Feb. 3, 2005
by HANK SIMS
Last month, as the tinkling of the silverware at Ferndale Senior Lunch Club died down, guest speaker Jim Garvey moved to the front of the room and took the microphone. Garvey, a 65-year-old Rio Dell resident, introduced himself calmly and softly, but soon dove into his theme with gusto.
"Our society, across the nation, is growing older at a tremendous rate," Garvey said. "We are going to be a force to reckon with! The Legislature is going to have to take us seriously!"
The medical system is a mess, Garvey said. A friend of his from Southern California, a retired electronics engineer, had done a little research and figured out that the most expensive component of a hearing aid is a microchip that costs about $12 off the shelf. Yet seniors are paying thousands of dollars apiece for them, because although a hearing aid is a relatively simple electronic device, it is available by prescription only.
"People are talking about the drug scandal -- the drug rip-off -- well, what about hearing aids?" he asked.
Garvey wasn't just letting off steam. The retired law enforcement officer serves as the North Coast's representative in the California Senior Assembly, the lower house of the California Senior Legislature.
Created in 1979, the California Senior Legislature -- an all-volunteer organization -- is a semiofficial arm of California government. Every year, senior representatives from all over the state meet in the chambers of the Capitol in Sacramento to develop a list of legislative proposals for seniors in the coming year. The organization then lobbies members of the Legislature to sponsor legislation based on its recommendations.
Over the years, the organization has put together a remarkable track record. Between 1982 and 1999, the Senior Legislature made 170 proposals for new legislation. Of those, 130 have become law -- some of them dealing with far-reaching matters of policy ranging from Alzheimer's care and nursing home reform to adult daycare.
This year, one of the Senior Legislature's top proposals, sponsored by Senior Assemblymember Austin Lucero of San Jose, would deregulate the hearing aid industry so that the products could be sold over the counter at places like Radio Shack. The Senior Legislature estimates that if the proposal is enacted into law, hearing aids could be bought for about $100.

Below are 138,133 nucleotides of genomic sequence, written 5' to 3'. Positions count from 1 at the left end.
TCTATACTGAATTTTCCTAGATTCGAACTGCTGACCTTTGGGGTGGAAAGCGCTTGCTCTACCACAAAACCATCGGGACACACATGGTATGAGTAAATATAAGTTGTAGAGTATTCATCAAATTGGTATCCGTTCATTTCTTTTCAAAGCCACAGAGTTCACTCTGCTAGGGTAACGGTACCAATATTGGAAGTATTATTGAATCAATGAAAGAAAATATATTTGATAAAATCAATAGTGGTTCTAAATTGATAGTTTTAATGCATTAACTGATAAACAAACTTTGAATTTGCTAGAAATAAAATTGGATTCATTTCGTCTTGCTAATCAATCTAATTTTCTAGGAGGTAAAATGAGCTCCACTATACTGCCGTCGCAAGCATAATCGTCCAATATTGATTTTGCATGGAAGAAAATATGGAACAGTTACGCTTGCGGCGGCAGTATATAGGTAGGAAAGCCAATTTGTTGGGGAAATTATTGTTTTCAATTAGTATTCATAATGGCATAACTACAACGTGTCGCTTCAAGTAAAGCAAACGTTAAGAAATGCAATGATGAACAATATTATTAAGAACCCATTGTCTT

Garvey has also actively championed another of the Senior Legislature's current top 10 priorities -- one put forth by his local counterpart in the Senior Senate, 82-year-old Eureka resident Mary Dennison. Dennison, who sits on the Senior Legislature's Joint Rules Committee, sponsored a proposal that would require denture makers to let seniors know that their names may be engraved on dentures at no charge.
"I had it done last summer -- that's how I came to find out that they don't ask if you want it done," she said. "I asked them, `Can I have my name put in it?' They said, `Sure.' I said, `How much does it cost?' They said, `Nothing.'"
After doing a little research, Dennison discovered that lost dentures were a surprisingly common problem. She said that she talked to one nursing home administrator who told her that she had some 700 pairs of misplaced false teeth in a drawer. With the cost of dentures running upwards of $2,000, losing a pair can be an expensive proposition for seniors on a fixed income.
Though denture manufacturers are required by law to impress the patient's name in new dentures if patients request it, they do not have to tell the patient that the service is available.
"The proposal that I have would spell that out and make it mandatory," she said. "The patient would have to hear about it. Right now, they're not told about it unless they think to ask. And who would think to ask?
"It's a simple thing to do, but it could save a lot of money in the long run."
Garvey's Ferndale appearance was one stop on a tour of local senior centers he is making this spring, getting the word out about the Senior Legislature and soliciting ideas for future legislative proposals. After his speech, he chatted with members of the Lunch Club. Most were excited to hear that there was some hope that the cost of hearing aids could soon be reduced.
One woman said that she had a friend who was going deaf and could not afford a hearing aid. "I said to myself, "My God, I'm going to have to learn sign language,'" she said. "This is really wonderful news." l
Senior Assemblyman Jim Garvey will speak at the Orick Senior Center this Wednesday, Feb. 9, at noon. If you have an idea for practical legislation that could directly improve the lives of seniors, you can contact him at BettyGar@aol.com or 764-5118.
by HANK SIMS
Local environmentalists and residents of the Freshwater area scolded the Humboldt County Board of Supervisors Tuesday afternoon for last week's board decision to send a letter supporting Pacific Lumber Co. to the North Coast Regional Water Quality Control Board.
For nearly an hour and a half, residents objected not only to the content of the letter but the method by which it was approved. The letter did not appear on the agenda published prior to the meeting, as usually required by California law.